We stop to look at a great, old villa standing next to it. The whole building is covered with leaves and plants. It looks majestic, mysterious. Next to it – a small pond with a beautiful fountain and a sculpture of a woman.
The park was established almost 200 years ago. It contains over 200 kinds of camellias, which are the symbol of Porto. They bloom in spring and make this place a truly extraordinary spot on the city’s map.
We go down the street and finally reach the river – the most touristy part of Porto. Due to the weather, there are almost no people here, which is great for us. It’s just a shame that it’s so windy.
We get to the river and we take a few photos. Then, Magda leads me to the back of the wineries that line the shore. This time, we are going to a very interesting place.
3+ Arte is a small, artistic cafe. The entrance looks amusing and it’s quite hard to figure out what this place really is. Inside we find an exhibit of hand-made small doll houses, created by the local artist group. A little bit further, at a very interesting installation, consisting of a camping van and other little, quirky things, you can drink a glass of Port, eat something and buy a very unusual souvenir from Porto.
During our visit, there was a small market where independent artists were exhibiting their works.
One of the most famous Portuguese street artist – Bordallo II – left his artwork nearby the 3+ Arte. It’s a huge rabbit made out of metal and plastic and situated on a corner of a building, thanks to which it looks very realistic and interesting.
In the evening we’re going to a feast organised by Nomadic Munchers, so we’re not focussing on food so much at the moment, but due to the constantly falling rain we decide to sit in some nice and cozy places in Porto.
When I say nice, I don’t mean anything fancy, quite the opposite. First, we stop for a coffee in a place, where the plates jingle, the coffee machine hisses and where conversations mute the match that is playing on tv. It’s one of the typical Portuguese cafes/eateries.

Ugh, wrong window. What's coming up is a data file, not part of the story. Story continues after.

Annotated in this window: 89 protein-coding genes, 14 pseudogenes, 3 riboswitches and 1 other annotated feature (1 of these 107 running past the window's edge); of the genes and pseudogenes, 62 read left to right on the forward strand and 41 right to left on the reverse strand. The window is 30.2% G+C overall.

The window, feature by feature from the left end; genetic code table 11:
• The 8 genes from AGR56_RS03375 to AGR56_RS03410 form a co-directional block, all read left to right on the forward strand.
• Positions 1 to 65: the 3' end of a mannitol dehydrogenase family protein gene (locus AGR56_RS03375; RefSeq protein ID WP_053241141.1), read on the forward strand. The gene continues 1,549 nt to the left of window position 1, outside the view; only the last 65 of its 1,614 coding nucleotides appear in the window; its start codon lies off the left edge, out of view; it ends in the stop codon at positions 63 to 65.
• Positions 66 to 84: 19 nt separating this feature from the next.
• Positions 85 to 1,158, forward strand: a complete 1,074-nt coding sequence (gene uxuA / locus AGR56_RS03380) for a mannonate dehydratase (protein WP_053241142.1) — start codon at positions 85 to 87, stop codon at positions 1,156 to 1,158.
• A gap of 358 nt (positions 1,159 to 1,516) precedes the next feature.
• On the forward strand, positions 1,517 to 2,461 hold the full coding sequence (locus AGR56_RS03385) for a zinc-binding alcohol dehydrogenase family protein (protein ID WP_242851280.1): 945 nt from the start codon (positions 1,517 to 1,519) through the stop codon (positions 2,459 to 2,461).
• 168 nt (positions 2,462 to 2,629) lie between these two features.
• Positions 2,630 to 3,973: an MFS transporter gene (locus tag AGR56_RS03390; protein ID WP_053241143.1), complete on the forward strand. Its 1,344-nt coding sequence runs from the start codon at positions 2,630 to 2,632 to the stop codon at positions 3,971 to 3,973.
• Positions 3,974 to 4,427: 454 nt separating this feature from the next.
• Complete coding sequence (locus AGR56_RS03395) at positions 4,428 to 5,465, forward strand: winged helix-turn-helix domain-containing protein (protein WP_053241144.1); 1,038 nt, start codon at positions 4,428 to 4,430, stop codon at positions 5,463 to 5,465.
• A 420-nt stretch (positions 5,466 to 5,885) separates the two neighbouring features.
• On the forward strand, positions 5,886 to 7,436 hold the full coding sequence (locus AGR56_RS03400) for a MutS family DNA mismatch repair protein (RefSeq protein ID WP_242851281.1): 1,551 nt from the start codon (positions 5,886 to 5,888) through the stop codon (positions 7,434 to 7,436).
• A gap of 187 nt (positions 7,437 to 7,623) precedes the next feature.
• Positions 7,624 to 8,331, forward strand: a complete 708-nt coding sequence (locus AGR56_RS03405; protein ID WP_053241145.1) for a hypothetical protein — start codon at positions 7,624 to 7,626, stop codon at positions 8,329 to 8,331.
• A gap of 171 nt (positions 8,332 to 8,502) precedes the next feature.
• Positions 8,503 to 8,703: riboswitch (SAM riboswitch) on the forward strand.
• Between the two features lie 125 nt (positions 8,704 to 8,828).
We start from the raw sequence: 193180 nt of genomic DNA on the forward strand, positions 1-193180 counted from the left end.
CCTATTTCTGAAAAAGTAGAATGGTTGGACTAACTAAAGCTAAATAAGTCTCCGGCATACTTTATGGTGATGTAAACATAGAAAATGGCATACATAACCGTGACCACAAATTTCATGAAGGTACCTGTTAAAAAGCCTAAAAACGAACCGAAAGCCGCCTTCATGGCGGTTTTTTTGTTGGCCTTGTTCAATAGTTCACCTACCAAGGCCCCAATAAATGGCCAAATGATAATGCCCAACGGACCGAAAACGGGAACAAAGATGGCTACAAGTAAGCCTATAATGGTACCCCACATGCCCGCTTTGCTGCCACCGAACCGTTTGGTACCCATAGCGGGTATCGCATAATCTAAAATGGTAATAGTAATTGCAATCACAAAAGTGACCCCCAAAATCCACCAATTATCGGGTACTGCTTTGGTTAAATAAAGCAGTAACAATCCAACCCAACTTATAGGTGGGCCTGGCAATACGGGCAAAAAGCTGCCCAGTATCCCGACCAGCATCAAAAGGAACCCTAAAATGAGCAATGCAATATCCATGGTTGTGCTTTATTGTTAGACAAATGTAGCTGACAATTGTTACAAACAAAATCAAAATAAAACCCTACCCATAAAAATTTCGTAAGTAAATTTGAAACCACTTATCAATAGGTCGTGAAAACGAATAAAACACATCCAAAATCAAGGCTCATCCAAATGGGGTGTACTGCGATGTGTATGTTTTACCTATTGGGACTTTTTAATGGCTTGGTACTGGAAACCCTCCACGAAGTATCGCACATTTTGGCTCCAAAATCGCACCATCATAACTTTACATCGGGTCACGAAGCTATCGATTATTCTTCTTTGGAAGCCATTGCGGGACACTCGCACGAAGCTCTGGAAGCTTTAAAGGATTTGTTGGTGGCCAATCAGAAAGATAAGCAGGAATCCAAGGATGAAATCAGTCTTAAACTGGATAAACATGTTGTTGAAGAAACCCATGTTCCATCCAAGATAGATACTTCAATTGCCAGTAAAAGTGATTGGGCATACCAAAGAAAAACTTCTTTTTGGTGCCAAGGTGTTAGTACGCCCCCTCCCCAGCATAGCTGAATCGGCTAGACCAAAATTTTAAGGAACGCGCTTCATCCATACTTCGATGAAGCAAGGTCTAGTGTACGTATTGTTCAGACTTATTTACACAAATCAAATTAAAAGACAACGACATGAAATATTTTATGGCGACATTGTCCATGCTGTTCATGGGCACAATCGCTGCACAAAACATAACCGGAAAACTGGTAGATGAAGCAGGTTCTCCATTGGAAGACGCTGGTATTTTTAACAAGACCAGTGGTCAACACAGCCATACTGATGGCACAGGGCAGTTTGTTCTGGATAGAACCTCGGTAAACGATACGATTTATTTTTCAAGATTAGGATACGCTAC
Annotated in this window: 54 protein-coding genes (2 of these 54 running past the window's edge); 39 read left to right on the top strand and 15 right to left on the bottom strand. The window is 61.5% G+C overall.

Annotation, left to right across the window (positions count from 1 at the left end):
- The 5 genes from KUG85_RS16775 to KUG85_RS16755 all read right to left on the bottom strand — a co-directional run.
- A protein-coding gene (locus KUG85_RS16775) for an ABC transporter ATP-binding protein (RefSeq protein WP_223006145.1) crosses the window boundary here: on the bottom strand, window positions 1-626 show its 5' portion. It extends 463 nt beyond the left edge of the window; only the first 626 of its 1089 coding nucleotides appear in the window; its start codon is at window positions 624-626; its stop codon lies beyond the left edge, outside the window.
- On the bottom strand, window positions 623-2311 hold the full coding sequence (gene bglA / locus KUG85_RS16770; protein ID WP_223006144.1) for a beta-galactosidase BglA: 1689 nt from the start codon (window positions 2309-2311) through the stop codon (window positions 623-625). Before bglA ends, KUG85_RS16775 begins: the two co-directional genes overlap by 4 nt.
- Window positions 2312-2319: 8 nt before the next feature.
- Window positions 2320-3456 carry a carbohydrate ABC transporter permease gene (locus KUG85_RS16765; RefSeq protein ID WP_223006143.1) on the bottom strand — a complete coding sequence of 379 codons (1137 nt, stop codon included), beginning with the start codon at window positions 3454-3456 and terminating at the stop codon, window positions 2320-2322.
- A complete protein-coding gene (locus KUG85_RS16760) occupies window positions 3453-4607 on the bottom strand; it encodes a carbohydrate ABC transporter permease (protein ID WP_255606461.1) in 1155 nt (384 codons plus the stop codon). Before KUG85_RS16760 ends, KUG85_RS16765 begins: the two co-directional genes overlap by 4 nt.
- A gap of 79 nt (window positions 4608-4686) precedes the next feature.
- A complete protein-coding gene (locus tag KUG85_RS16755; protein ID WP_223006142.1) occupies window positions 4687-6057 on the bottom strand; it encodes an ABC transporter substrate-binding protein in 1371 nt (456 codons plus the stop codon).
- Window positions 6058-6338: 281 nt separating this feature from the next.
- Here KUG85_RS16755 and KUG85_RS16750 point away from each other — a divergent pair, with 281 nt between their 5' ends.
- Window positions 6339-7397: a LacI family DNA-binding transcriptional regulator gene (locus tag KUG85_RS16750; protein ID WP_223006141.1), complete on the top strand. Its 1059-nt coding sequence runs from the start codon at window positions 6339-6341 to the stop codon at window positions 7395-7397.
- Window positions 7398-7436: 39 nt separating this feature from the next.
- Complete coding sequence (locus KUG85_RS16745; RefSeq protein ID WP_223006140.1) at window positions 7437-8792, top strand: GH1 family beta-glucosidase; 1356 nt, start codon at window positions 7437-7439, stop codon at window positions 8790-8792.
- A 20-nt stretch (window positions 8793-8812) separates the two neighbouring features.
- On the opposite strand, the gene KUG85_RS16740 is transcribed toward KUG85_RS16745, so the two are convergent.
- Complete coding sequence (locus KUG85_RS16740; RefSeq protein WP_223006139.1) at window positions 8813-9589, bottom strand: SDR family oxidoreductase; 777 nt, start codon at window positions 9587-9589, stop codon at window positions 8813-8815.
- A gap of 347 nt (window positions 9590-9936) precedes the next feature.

We get a bit dry, charge our phones and cameras and about an hour, we go further.
Magda takes me for a small lunch to a place, where they serve very good sweet potato fries and a vegetable soup.
Is it hard to be a vegetarian in Portugal?
I’ve been a vegetarian for 8 years now. Yes, it’s very hard to find any vegetarian options here, especially in the local places. The only alternative is the vegetable soup, which usually doesn’t have any flavour and it’s bland. You can also eat a toast with cheese. If you’re a vegan, then your options are even more limited. However, there are more and more vegan and vegetarian restaurant. Normally, they are a bit too expensive. I usually cook at home.
Once, in Porto, I stayed for a weekend in a rented Airbnb. The place for beautiful, but the area didn’t seem the safest. Downstairs, in a small bar, the locals drank wine, talked and sold illegal substances. Despite its grim look and dodgy atmosphere, the bar seems quite friendly to the outsiders and we bought beer and wine there everyday without being bothered. We weren’t scared to walk by at night either. The locals left us alone.
After the coffee with Magda, we decided to go there to drink Port. During the day the bar is very quiet. A couple older gentlemen sit at the tables and watch Pimba videos – Portuguese pop music. A girl brings us two shot glasses and pours some wine. From the first sip it’s obvious that it was made there. It tastes like some home made wine by grandad used to make, but it’s not very strong and it doesn’t kick you in the head straight away.
We feel strong enough and a bit better to face the pouring rain.
Try some home made Port and local atmosphere at Churrasqueira Brasil.
Magda graduated from art school and then she studied graphic design. No wonder then that she’s interested in art and she knows what goes on in the artistic world of Porto. Every time I visit her, she takes me to some exhibits or events.
This time we’re going to a shopping mall.
There are lots of half empty shopping centres in Portugal. Quite often the spaces are used for other things than shopping.
For example, today there is an art festival. Some independent artists show off their works. There are some things for sale and some are just as a part of an exhibit. Everyone here hopes they can sign a contract with a gallery or an agency.
In the shopping centre you can also find tattoo studios, shops with antiques, art workshops and art schools.
I like to go for a walk, discover new places, travel and attend different events. And besides that, like any other normal human being, I like to read and watch Netflix.
Something for the stomach
In the evenings we go to a special event. Nomadic Munchers is a new initiative on the cultural map of Porto.